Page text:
(MoneyWatch) New government figures show the, although the nation's unemployment rate ticked up slightly.
Total nonfarm payroll employment rose by 163,000 last month, with more jobs added in professional and business services, manufacturing, and restaurants and bars, according to the U.S. Labor Department. That rate of job creation was slightly stronger than had been forecast, with many economists expecting companies to have added 100,000 jobs in July.
The overall jobless rate rose to 8.3 percent, up from 8.2 percent in June, with a federal survey of U.S. households showing that fewer people had jobs. The , which is regarded as more reliable, showed job gains in the private sector. By contrast, the government continued to shrink last month, eliminating 9,000 jobs, according to the latest data.
Employers added 64,000 jobs in June, a third straight month of weak hiring. In the second quarter, the economy created an average of 75,000 jobs a month, one-third of the 226,000 jobs a month created in the first quarter.
The recent growth rate is too low to significantly reduce unemployment. The economy needs to add upwards of 100,000 jobs a month simply to keep pace with the number of people entering the labor force. To make deeper inroads into the jobless rate, at least 250,000 jobs must be created each month.
The labor market has improved since mid-2011, when the unemployment rate reached 9.2 percent. More recently, the four-week average of people claiming unemployment benefits, a measure of
layoffs, has fallen for six consecutive weeks.
Despite these positive signals, job seekers still face unusual difficulty finding work. The ratio of unemployed people to job openings remains above 3-to-1, according to the Economic Policy Institute, a Washington think-tank. That figure is down from its peak of 6.7-to-1 during the height of the recession in the summer of 2009, but the subpar pace of job creation still leaves millions of Americans with little hope of finding employment.
"With construction getting stronger and retail sales likely improving in the fall, it is reasonable to expect job growth in the range of 160,000 to 180,000 over the rest of the year," said economist Dean Baker of the Center for Economic and Policy Research in a report today on the July labor numbers. "This is better than the last few months, but it will take a decade at this pace to make up the jobs deficit."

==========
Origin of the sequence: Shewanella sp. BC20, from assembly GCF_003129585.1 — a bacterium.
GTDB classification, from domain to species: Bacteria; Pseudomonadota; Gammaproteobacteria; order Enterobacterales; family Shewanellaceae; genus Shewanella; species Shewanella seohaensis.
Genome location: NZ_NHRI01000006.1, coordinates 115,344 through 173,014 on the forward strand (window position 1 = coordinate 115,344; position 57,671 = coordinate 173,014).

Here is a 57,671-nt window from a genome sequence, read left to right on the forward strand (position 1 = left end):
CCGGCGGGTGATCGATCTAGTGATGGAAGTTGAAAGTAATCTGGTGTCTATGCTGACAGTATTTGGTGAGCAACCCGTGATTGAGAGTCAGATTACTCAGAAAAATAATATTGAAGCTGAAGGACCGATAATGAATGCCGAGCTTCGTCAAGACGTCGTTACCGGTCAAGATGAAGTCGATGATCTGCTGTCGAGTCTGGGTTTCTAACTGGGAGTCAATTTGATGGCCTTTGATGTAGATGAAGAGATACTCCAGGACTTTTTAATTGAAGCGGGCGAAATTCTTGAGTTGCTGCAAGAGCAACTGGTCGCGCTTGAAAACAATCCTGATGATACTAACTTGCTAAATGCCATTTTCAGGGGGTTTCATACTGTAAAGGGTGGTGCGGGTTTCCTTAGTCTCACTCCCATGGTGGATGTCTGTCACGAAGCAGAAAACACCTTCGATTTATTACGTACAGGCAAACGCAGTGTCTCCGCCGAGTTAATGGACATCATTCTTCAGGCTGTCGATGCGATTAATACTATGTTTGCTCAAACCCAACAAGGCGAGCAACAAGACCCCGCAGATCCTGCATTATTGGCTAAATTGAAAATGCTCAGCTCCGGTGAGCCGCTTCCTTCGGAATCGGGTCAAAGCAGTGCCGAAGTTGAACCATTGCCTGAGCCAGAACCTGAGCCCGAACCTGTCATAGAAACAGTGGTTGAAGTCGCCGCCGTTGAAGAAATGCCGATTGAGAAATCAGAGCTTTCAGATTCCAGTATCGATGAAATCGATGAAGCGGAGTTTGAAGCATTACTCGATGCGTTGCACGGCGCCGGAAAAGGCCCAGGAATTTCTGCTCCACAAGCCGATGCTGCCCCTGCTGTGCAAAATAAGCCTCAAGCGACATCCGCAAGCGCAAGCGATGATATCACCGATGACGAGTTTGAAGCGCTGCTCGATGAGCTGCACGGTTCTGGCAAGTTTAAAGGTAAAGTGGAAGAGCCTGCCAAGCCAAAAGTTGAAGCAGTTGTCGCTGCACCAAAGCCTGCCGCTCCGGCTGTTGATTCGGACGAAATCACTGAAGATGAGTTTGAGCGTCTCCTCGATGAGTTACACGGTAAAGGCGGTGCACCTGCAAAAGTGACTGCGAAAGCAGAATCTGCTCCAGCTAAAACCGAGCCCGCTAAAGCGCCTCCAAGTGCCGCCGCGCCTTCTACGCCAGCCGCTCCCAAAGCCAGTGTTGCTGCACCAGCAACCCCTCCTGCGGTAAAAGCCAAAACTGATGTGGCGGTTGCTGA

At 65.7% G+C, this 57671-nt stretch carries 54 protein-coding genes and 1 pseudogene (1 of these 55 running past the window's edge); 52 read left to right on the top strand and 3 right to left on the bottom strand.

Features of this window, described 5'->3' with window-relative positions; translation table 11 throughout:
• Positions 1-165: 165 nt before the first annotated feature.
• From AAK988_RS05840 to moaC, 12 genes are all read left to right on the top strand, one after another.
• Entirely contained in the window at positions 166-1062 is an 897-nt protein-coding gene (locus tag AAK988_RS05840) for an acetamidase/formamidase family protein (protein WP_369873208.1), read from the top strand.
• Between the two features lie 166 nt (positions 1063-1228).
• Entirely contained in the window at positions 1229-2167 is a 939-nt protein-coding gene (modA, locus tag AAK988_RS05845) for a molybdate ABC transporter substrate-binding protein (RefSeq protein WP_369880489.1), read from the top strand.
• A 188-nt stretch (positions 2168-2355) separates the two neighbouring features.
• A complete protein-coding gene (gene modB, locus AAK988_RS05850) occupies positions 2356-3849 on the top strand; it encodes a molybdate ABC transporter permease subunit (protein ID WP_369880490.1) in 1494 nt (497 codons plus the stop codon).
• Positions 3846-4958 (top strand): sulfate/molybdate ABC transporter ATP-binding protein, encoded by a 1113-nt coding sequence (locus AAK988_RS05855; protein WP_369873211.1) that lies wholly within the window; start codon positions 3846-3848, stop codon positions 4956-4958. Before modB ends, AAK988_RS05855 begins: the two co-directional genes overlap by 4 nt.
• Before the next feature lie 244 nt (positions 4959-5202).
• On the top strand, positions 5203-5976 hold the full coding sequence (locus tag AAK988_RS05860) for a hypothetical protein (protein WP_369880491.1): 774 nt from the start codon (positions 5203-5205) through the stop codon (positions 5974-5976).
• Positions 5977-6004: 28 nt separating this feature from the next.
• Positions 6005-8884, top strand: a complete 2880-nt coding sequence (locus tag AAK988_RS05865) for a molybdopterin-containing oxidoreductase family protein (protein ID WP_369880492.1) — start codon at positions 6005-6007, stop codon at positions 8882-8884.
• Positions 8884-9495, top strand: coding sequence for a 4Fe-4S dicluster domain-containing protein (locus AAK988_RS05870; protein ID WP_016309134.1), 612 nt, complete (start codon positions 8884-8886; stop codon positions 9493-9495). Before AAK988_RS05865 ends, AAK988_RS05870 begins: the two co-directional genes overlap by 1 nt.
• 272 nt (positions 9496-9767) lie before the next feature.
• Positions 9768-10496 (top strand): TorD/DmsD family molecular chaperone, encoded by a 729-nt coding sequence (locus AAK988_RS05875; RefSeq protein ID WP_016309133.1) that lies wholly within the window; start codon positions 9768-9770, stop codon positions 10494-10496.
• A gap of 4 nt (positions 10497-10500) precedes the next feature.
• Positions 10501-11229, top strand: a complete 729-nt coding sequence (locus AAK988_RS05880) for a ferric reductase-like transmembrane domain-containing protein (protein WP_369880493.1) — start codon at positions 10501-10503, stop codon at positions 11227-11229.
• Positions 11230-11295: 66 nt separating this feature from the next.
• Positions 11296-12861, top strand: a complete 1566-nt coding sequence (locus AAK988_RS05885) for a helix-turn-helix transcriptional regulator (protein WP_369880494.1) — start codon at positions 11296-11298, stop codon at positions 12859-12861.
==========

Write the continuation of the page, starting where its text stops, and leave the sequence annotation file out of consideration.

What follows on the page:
With 12.8 million Americans still unemployed, relief appears unlikely to come anytime soon. The Federal Reserve said this week that the economy was decelerating, noting that "growth in employment has been slow in recent months." The economy grew at an annualized rate of 1.5 percent from April through June, down from 2 percent in the first three months of the year and from 4.1 percent in the fourth quarter of 2011.
That slowdown is visible across the economy. For instance, the key manufacturing sector shrank for a second straight month in July, according to a recent private survey. Through the first quarter, manufacturers had been among the few bright spots in what economists agree has been a historically lackluster recovery. But the ongoing economic turmoil in Europe and slowing growth in China, India, and other emerging markets has weakened demand for U.S. exports. That has reduced factory hiring.
Consumer spending, while showing some resilience given the faltering economy, has also declined of late. Personal expenditures fell $1.3 billion in June, or 0.1 percent, compared with the previous month, the U.S. Commerce Department said this week.
The economy's loss of momentum has raised expectations that the Fed would soon ease monetary policy in a bid to spur growth. But while Fed officials said Wednesday that the economic outlook is darkening, they left policy unchanged.
Despite the modestly stronger job numbers in July, the central bank is likely to remain under pressure to take action, especially from investors who have pushed up the stock market in recent weeks in anticipation of help from the Fed. The Fed's policy options include a third round of bond purchases aimed at forcing down long-term interest rates and lowering the interest the Fed pays banks on their reserves in a bid to boost lending.